Colorado Creatives

100 Colorado Creatives 4.0: GerRee Hinshaw

GerRee Hinshaw killing it at Freak Train.
John Moore
GerRee Hinshaw killing it at Freak Train.
#2: GerRee Hinshaw

If you’ve ever been to Freak Train at the Bug Theatre, you know about GerRee Hinshaw, whose sparkling patter as host keeps things moving as performers are given five minutes to try things out in front of an audience. But being charming on stage isn’t the end-all and be-all of Hinshaw’s career. She’s also an accomplished actor and all-around performer who’s earned credits with a long list of Denver’s most creative theater ensembles. Later in September, she’ll play the lead as John Wesley Powell with Boulder’s Catamounts in Men on Boats, a tweaked history of Powell’s Colorado River expedition played by a cast of women portraying men on the rugged adventure. Explore the world through Hinshaw’s eyes and voice as she answers the 100CC questionnaire.

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HInshaw in Curious Theatre Company's The Happiest Song Plays Last.
Michael Ensminger, Curious Theatre Company
Westword: What (or who) is your creative muse?

GerRee Hinshaw: Coffee and the stolen moments in the morning, when humans haven't started making all their noises yet. Quiet room, quiet house, quiet street...I don't necessarily need silence to work well, but there's something about the feeling of being the only one awake, watching and hearing the world come to life, that makes me feel like anything is possible.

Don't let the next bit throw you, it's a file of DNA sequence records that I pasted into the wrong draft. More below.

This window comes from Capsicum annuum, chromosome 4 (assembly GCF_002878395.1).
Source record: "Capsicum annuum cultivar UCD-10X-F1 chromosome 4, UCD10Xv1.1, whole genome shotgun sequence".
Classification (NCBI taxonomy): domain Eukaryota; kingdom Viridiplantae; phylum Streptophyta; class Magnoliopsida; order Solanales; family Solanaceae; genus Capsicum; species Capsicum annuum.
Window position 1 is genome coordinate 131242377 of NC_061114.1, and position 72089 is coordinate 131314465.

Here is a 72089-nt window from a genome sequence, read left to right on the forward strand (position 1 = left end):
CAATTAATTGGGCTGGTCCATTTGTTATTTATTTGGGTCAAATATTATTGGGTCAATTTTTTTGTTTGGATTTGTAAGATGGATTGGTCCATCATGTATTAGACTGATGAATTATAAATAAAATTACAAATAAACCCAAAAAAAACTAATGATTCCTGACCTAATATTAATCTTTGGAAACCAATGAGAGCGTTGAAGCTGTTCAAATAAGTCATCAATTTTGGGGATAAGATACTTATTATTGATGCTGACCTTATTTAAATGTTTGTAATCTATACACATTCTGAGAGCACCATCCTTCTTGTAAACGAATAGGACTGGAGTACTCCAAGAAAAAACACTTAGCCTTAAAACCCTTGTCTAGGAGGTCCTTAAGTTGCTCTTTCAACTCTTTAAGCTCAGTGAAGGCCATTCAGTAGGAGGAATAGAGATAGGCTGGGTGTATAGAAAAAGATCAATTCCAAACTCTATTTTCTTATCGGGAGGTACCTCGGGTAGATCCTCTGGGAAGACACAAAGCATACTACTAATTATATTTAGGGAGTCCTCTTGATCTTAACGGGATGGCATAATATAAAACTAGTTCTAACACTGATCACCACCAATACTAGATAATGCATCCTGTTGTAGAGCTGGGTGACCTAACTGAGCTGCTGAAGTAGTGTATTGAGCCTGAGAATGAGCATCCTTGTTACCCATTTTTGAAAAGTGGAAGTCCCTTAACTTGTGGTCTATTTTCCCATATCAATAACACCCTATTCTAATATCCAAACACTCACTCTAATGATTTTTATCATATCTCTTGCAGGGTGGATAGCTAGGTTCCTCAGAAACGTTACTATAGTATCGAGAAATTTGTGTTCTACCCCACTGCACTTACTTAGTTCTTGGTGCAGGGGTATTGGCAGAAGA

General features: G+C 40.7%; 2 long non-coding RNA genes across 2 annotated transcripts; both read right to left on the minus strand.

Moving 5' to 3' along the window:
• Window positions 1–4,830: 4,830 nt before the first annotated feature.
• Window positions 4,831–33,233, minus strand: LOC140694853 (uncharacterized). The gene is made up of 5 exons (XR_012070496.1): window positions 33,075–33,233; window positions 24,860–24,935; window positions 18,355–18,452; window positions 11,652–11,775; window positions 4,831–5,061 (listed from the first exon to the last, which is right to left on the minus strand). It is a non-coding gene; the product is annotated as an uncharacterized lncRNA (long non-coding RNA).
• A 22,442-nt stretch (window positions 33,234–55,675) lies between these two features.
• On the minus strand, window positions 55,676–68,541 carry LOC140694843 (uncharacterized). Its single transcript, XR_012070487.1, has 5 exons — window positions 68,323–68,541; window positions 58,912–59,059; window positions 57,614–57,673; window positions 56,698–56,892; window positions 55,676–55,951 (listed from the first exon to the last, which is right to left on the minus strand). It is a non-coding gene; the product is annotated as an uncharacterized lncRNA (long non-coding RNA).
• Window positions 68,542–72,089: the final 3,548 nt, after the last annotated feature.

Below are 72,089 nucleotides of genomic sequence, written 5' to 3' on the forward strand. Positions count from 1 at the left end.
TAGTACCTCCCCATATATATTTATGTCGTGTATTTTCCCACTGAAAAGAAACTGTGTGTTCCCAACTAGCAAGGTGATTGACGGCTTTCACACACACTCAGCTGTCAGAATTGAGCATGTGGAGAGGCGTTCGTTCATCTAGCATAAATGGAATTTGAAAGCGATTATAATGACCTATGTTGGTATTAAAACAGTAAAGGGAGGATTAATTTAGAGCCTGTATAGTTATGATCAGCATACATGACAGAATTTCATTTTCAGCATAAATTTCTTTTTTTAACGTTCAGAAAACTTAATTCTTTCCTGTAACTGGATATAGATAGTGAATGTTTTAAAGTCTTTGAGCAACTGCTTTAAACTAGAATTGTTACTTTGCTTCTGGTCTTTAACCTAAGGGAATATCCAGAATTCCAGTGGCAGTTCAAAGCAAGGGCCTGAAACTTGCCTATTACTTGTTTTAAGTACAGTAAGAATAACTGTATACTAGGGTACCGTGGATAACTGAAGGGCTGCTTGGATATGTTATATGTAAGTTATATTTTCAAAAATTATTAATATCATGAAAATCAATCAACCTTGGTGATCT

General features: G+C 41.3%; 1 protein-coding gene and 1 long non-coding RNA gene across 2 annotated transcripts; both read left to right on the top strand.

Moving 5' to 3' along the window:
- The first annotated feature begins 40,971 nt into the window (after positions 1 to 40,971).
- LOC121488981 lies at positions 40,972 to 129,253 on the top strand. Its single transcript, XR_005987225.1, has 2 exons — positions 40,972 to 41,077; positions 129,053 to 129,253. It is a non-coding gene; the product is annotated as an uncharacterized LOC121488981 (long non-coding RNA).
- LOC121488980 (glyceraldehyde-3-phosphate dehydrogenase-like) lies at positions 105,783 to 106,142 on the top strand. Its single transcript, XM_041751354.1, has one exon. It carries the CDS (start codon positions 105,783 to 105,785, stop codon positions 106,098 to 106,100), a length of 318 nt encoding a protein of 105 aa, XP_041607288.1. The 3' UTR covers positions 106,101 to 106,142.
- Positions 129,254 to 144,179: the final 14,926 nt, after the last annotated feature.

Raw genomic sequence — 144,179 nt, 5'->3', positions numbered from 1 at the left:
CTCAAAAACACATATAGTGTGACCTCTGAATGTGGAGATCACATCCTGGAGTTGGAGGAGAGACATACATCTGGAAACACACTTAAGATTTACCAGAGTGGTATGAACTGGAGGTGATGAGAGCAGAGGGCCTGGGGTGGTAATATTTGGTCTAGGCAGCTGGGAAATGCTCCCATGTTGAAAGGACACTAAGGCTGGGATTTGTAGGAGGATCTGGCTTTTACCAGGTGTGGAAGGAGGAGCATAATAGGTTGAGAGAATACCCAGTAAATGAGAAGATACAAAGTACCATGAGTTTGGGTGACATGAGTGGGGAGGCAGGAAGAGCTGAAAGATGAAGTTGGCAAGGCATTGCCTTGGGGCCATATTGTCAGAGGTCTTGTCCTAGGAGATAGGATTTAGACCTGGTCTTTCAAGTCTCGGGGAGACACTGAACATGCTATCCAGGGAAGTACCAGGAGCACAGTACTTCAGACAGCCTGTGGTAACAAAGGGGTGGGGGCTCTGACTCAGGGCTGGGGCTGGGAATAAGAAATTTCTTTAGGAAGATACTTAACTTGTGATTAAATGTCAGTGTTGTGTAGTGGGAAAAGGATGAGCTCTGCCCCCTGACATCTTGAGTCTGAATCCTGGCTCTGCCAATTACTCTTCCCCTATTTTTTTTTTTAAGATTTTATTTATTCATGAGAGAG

Which three people, dead or alive, would you like to invite to your next party, and why?

John Wesley Powell, so I could get to know him more before I play him on stage soon. And my maternal and paternal grandmothers, as kids. I'm curious about what kind of girl children they were, growing up in Texas, one a child of the ’20s, one a child of the ’40s. They were both bright lights in my life, and I've always been curious how bright their lights were before the challenges of the Depression, loss of children, sexism, racism, began to dim them — or did those challenges make their lights brighter?

What’s the best thing about the local creative community in your field — and the worst?

Best thing: Really great butts.
Worst thing: So-so abs.

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Host extraordinaire at Freak Train.
Courtesy of the Bug Theatre
What advice would you give a young hopeful in your field?

I think I've decided that innate talent is almost not a useful thing. I guess my advice would be, hang out with really amazing people and just feed off of them like some kind of gross leech. Or if that's not your thing, fan the flames of your bravery and curiosity, and those two things will invite the kinds of experiences that really shape the artist you are for the better.

What’s your best or favorite accomplishment as a performer?

Every month at Freak Train, at least one person feels compelled to walk up to me after the show to tell me that it made them feel so much better or more alive, or just happier. I like knowing we've created a room that does that for people. Also, I once sang a Fado song, a cappella, while standing on one foot and painting my belly.